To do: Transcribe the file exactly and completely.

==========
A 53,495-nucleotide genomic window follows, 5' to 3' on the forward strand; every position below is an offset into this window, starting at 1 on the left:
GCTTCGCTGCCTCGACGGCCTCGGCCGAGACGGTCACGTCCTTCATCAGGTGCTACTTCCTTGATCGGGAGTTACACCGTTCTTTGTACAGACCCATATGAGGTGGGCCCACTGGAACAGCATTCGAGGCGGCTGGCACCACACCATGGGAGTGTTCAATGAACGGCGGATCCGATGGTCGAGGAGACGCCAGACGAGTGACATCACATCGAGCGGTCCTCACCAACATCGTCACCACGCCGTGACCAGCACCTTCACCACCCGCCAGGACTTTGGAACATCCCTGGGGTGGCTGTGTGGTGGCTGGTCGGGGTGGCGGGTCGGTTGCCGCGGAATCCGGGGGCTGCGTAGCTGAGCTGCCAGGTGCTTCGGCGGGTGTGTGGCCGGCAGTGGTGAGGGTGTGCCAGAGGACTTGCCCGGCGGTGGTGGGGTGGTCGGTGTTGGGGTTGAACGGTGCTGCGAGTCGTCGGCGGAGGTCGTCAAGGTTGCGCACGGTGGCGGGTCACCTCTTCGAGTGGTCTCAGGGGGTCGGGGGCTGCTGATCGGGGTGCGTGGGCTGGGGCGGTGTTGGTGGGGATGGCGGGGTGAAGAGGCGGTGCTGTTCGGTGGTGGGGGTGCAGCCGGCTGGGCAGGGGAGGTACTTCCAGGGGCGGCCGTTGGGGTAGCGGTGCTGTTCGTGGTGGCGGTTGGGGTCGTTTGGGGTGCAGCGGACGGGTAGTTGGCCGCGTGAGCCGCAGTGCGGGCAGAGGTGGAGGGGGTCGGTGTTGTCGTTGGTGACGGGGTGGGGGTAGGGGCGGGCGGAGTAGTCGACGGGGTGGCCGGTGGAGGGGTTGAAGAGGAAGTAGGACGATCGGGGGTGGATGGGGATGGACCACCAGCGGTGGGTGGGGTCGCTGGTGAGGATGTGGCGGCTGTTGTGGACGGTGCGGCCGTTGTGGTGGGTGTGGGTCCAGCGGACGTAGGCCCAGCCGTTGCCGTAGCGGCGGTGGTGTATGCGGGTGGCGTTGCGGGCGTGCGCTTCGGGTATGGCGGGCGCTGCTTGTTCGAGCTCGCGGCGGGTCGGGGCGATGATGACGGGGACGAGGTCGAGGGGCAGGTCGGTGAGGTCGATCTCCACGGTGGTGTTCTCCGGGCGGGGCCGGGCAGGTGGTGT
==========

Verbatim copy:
A 53,495-nucleotide genomic window follows, 5' to 3' on the forward strand; every position below is an offset into this window, starting at 1 on the left:
GCTTCGCTGCCTCGACGGCCTCGGCCGAGACGGTCACGTCCTTCATCAGGTGCTACTTCCTTGATCGGGAGTTACACCGTTCTTTGTACAGACCCATATGAGGTGGGCCCACTGGAACAGCATTCGAGGCGGCTGGCACCACACCATGGGAGTGTTCAATGAACGGCGGATCCGATGGTCGAGGAGACGCCAGACGAGTGACATCACATCGAGCGGTCCTCACCAACATCGTCACCACGCCGTGACCAGCACCTTCACCACCCGCCAGGACTTTGGAACATCCCTGGGGTGGCTGTGTGGTGGCTGGTCGGGGTGGCGGGTCGGTTGCCGCGGAATCCGGGGGCTGCGTAGCTGAGCTGCCAGGTGCTTCGGCGGGTGTGTGGCCGGCAGTGGTGAGGGTGTGCCAGAGGACTTGCCCGGCGGTGGTGGGGTGGTCGGTGTTGGGGTTGAACGGTGCTGCGAGTCGTCGGCGGAGGTCGTCAAGGTTGCGCACGGTGGCGGGTCACCTCTTCGAGTGGTCTCAGGGGGTCGGGGGCTGCTGATCGGGGTGCGTGGGCTGGGGCGGTGTTGGTGGGGATGGCGGGGTGAAGAGGCGGTGCTGTTCGGTGGTGGGGGTGCAGCCGGCTGGGCAGGGGAGGTACTTCCAGGGGCGGCCGTTGGGGTAGCGGTGCTGTTCGTGGTGGCGGTTGGGGTCGTTTGGGGTGCAGCGGACGGGTAGTTGGCCGCGTGAGCCGCAGTGCGGGCAGAGGTGGAGGGGGTCGGTGTTGTCGTTGGTGACGGGGTGGGGGTAGGGGCGGGCGGAGTAGTCGACGGGGTGGCCGGTGGAGGGGTTGAAGAGGAAGTAGGACGATCGGGGGTGGATGGGGATGGACCACCAGCGGTGGGTGGGGTCGCTGGTGAGGATGTGGCGGCTGTTGTGGACGGTGCGGCCGTTGTGGTGGGTGTGGGTCCAGCGGACGTAGGCCCAGCCGTTGCCGTAGCGGCGGTGGTGTATGCGGGTGGCGTTGCGGGCGTGCGCTTCGGGTATGGCGGGCGCTGCTTGTTCGAGCTCGCGGCGGGTCGGGGCGATGATGACGGGGACGAGGTCGAGGGGCAGGTCGGTGAGGTCGATCTCCACGGTGGTGTTCTCCGGGCGGGGCCGGGCAGGTGGTGT